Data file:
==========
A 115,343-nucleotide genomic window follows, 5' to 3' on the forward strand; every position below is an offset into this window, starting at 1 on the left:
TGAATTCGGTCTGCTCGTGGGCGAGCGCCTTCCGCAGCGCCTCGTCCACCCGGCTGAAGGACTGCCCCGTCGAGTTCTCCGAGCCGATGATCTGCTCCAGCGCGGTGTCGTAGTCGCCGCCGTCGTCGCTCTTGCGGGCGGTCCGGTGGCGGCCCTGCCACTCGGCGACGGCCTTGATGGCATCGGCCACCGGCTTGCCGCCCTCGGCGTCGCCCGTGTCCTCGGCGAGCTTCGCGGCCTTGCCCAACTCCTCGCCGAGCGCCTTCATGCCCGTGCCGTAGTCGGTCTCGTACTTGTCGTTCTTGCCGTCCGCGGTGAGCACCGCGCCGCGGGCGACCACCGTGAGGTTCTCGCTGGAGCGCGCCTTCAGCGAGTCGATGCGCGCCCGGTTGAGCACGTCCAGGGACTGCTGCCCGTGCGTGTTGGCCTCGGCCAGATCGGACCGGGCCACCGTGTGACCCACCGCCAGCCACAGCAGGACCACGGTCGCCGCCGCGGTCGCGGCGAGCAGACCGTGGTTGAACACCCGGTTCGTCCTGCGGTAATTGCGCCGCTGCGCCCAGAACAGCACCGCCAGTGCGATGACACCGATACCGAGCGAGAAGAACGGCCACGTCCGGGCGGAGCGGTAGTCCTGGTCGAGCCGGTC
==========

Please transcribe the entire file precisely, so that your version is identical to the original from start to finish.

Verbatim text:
A 115,343-nucleotide genomic window follows, 5' to 3' on the forward strand; every position below is an offset into this window, starting at 1 on the left:
TGAATTCGGTCTGCTCGTGGGCGAGCGCCTTCCGCAGCGCCTCGTCCACCCGGCTGAAGGACTGCCCCGTCGAGTTCTCCGAGCCGATGATCTGCTCCAGCGCGGTGTCGTAGTCGCCGCCGTCGTCGCTCTTGCGGGCGGTCCGGTGGCGGCCCTGCCACTCGGCGACGGCCTTGATGGCATCGGCCACCGGCTTGCCGCCCTCGGCGTCGCCCGTGTCCTCGGCGAGCTTCGCGGCCTTGCCCAACTCCTCGCCGAGCGCCTTCATGCCCGTGCCGTAGTCGGTCTCGTACTTGTCGTTCTTGCCGTCCGCGGTGAGCACCGCGCCGCGGGCGACCACCGTGAGGTTCTCGCTGGAGCGCGCCTTCAGCGAGTCGATGCGCGCCCGGTTGAGCACGTCCAGGGACTGCTGCCCGTGCGTGTTGGCCTCGGCCAGATCGGACCGGGCCACCGTGTGACCCACCGCCAGCCACAGCAGGACCACGGTCGCCGCCGCGGTCGCGGCGAGCAGACCGTGGTTGAACACCCGGTTCGTCCTGCGGTAATTGCGCCGCTGCGCCCAGAACAGCACCGCCAGTGCGATGACACCGATACCGAGCGAGAAGAACGGCCACGTCCGGGCGGAGCGGTAGTCCTGGTCGAGCCGGTC